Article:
On the global gag rule, on funding for UNFPA, and on PEFPAR — who holds the office of the Presidency makes the critical difference.
Americans view U.S. assistance for global women’s heath programs as important, but not necessary to our own interests but these issues must form a core part of our foreign policy as much as oil, war and trade. The next administration can change that.
The staff of the International Women’s Health Coalition pens a letter to our future president with concrete ideas for how to reverse the current harmful policies that do nothing to end violence, stop needless deaths from pregnancy and childbirth or prevent HIV.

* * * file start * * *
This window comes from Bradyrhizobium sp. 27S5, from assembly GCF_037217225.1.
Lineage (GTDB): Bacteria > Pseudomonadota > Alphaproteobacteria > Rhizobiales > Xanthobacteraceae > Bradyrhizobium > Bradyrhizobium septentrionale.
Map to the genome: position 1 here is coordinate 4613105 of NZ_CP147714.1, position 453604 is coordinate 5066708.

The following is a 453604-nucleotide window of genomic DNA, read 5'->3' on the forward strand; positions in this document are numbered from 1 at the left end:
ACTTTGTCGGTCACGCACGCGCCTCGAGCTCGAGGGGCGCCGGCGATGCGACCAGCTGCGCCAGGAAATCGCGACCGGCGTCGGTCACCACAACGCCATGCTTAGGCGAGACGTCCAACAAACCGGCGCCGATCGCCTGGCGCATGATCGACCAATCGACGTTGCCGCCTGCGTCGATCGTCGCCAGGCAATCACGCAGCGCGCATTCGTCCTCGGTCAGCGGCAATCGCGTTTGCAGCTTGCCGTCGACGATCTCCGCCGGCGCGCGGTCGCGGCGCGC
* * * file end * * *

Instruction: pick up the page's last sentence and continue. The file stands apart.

A new US presidential administration can revitalize support for UNFPA and reorient USAID, which will go a long way in creating more breathing space for local reproductive health advocacy in the Philippines.
U.S. support for an Inter-American Convention on Sexual and Reproductive Rights would restore America’s leadership role in promoting women’s health abroad.
In the upcoming presidential debate on foreign policy issues, will candidates be asked to address sexual and reproductive health and human rights of women as a critical component to our nation’s foreign policy?
We all arrive through pregnancy. You’d think with this kind of reputation, prioritizing maternal health might be a no-brainer for governments. What about the United States? Will our presidential candidates address the plight of mothers worldwide in the first debate?